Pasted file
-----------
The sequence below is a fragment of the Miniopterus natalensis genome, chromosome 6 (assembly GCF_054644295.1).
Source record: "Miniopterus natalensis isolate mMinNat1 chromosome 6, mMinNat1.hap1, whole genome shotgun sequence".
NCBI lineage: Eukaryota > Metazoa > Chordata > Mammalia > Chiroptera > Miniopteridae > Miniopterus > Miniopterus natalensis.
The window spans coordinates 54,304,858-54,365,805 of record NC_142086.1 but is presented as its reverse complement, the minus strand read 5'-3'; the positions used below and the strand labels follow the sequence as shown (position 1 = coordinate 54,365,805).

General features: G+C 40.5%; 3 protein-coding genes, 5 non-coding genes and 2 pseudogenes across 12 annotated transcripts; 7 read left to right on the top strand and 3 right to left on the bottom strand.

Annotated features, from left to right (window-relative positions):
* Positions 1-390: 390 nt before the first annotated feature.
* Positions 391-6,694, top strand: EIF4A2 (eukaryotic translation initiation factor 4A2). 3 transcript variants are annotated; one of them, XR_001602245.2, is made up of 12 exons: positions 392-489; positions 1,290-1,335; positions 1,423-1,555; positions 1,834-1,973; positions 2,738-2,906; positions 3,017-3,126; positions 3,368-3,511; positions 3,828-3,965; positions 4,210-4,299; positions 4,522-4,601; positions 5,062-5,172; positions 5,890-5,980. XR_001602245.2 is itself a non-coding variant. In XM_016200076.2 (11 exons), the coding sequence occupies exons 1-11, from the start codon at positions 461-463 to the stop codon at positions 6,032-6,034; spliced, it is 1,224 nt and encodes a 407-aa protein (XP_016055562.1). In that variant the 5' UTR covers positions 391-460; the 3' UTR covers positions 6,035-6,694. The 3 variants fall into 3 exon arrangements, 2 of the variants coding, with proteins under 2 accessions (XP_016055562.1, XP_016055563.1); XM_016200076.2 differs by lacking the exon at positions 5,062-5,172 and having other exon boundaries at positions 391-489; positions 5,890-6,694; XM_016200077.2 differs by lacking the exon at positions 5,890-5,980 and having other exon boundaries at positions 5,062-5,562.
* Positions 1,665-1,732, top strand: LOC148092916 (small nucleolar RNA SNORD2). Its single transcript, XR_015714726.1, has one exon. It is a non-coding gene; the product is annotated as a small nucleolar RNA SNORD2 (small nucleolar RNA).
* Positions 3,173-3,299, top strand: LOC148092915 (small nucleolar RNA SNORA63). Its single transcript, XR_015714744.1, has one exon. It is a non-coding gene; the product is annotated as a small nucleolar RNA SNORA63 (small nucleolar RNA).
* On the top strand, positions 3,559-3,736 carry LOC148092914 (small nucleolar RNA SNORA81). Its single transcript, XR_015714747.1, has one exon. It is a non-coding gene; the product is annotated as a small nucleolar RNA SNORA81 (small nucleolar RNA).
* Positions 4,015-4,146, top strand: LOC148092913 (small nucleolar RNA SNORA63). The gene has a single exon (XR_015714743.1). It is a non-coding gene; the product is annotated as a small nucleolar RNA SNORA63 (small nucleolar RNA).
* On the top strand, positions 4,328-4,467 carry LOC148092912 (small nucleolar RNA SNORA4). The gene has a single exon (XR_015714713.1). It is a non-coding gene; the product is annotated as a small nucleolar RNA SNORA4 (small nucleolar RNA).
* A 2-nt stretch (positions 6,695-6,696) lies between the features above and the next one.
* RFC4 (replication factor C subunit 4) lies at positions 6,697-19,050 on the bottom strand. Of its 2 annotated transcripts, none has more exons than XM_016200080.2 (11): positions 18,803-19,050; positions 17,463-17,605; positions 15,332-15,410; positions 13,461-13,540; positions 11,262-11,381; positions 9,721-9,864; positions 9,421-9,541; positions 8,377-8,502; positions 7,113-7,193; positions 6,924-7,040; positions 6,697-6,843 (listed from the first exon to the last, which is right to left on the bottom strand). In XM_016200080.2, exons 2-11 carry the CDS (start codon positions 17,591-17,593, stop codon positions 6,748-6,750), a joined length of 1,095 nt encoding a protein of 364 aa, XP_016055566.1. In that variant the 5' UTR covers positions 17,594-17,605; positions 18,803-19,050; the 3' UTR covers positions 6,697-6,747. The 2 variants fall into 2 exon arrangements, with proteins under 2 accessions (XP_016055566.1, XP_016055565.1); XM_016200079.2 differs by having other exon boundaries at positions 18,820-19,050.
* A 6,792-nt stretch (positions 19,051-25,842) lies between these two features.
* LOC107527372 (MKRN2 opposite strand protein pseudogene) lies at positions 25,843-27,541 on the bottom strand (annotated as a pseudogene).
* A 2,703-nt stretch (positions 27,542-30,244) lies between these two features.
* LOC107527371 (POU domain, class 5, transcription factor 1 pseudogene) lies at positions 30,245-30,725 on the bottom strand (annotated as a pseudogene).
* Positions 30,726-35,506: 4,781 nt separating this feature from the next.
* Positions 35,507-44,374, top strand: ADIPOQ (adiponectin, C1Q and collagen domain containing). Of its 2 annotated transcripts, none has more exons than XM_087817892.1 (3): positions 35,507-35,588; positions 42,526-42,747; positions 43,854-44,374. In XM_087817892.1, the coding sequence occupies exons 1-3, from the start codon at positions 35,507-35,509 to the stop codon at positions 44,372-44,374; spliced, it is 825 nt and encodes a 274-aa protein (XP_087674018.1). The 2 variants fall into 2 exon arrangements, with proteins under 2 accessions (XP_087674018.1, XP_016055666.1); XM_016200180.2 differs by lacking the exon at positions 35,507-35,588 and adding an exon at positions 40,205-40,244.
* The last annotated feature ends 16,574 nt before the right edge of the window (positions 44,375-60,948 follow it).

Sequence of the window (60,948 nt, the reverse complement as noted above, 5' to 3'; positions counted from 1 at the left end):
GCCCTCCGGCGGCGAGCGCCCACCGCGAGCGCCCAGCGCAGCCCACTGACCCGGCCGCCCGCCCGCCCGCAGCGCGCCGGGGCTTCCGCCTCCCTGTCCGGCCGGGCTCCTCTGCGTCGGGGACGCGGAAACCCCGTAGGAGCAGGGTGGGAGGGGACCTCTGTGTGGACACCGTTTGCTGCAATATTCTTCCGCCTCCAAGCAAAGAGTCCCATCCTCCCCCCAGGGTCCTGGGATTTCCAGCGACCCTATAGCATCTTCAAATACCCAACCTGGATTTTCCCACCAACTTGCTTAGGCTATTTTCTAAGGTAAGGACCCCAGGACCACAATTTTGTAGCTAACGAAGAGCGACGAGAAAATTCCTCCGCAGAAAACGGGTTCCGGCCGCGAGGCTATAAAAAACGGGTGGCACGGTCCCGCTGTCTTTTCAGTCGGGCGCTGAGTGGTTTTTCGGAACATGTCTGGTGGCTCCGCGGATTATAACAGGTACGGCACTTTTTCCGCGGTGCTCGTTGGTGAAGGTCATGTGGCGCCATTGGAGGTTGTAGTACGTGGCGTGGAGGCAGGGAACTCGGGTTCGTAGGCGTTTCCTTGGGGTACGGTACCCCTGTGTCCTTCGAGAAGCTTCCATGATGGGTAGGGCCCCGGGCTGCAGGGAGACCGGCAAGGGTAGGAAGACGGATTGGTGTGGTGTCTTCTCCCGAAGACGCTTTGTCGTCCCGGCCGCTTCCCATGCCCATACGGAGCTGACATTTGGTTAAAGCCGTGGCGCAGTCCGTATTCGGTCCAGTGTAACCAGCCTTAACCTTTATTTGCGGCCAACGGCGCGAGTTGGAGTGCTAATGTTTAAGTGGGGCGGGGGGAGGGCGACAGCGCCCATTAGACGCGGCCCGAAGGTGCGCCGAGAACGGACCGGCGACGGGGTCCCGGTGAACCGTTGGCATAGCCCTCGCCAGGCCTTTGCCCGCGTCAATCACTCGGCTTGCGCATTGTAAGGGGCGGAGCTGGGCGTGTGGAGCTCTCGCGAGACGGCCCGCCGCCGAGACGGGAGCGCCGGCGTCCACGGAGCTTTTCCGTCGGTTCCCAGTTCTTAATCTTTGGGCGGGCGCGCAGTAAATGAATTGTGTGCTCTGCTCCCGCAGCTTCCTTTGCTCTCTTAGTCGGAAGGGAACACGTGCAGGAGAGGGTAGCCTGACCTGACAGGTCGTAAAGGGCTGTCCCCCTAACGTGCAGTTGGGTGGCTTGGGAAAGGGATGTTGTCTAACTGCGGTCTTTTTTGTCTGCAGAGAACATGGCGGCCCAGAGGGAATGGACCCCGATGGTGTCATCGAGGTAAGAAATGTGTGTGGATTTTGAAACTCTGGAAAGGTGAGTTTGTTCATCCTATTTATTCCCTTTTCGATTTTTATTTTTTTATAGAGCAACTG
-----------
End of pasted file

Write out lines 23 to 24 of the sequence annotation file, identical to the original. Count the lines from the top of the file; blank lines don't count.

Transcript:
Sequence of the window (60,948 nt, the reverse complement as noted above, 5' to 3'; positions counted from 1 at the left end):
GCCCTCCGGCGGCGAGCGCCCACCGCGAGCGCCCAGCGCAGCCCACTGACCCGGCCGCCCGCCCGCCCGCAGCGCGCCGGGGCTTCCGCCTCCCTGTCCGGCCGGGCTCCTCTGCGTCGGGGACGCGGAAACCCCGTAGGAGCAGGGTGGGAGGGGACCTCTGTGTGGACACCGTTTGCTGCAATATTCTTCCGCCTCCAAGCAAAGAGTCCCATCCTCCCCCCAGGGTCCTGGGATTTCCAGCGACCCTATAGCATCTTCAAATACCCAACCTGGATTTTCCCACCAACTTGCTTAGGCTATTTTCTAAGGTAAGGACCCCAGGACCACAATTTTGTAGCTAACGAAGAGCGACGAGAAAATTCCTCCGCAGAAAACGGGTTCCGGCCGCGAGGCTATAAAAAACGGGTGGCACGGTCCCGCTGTCTTTTCAGTCGGGCGCTGAGTGGTTTTTCGGAACATGTCTGGTGGCTCCGCGGATTATAACAGGTACGGCACTTTTTCCGCGGTGCTCGTTGGTGAAGGTCATGTGGCGCCATTGGAGGTTGTAGTACGTGGCGTGGAGGCAGGGAACTCGGGTTCGTAGGCGTTTCCTTGGGGTACGGTACCCCTGTGTCCTTCGAGAAGCTTCCATGATGGGTAGGGCCCCGGGCTGCAGGGAGACCGGCAAGGGTAGGAAGACGGATTGGTGTGGTGTCTTCTCCCGAAGACGCTTTGTCGTCCCGGCCGCTTCCCATGCCCATACGGAGCTGACATTTGGTTAAAGCCGTGGCGCAGTCCGTATTCGGTCCAGTGTAACCAGCCTTAACCTTTATTTGCGGCCAACGGCGCGAGTTGGAGTGCTAATGTTTAAGTGGGGCGGGGGGAGGGCGACAGCGCCCATTAGACGCGGCCCGAAGGTGCGCCGAGAACGGACCGGCGACGGGGTCCCGGTGAACCGTTGGCATAGCCCTCGCCAGGCCTTTGCCCGCGTCAATCACTCGGCTTGCGCATTGTAAGGGGCGGAGCTGGGCGTGTGGAGCTCTCGCGAGACGGCCCGCCGCCGAGACGGGAGCGCCGGCGTCCACGGAGCTTTTCCGTCGGTTCCCAGTTCTTAATCTTTGGGCGGGCGCGCAGTAAATGAATTGTGTGCTCTGCTCCCGCAGCTTCCTTTGCTCTCTTAGTCGGAAGGGAACACGTGCAGGAGAGGGTAGCCTGACCTGACAGGTCGTAAAGGGCTGTCCCCCTAACGTGCAGTTGGGTGGCTTGGGAAAGGGATGTTGTCTAACTGCGGTCTTTTTTGTCTGCAGAGAACATGGCGGCCCAGAGGGAATGGACCCCGATGGTGTCATCGAGGTAAGAAATGTGTGTGGATTTTGAAACTCTGGAAAGGTGAGTTTGTTCATCCTATTTATTCCCTTTTCGATTTTTATTTTTTTATAGAGCAACTG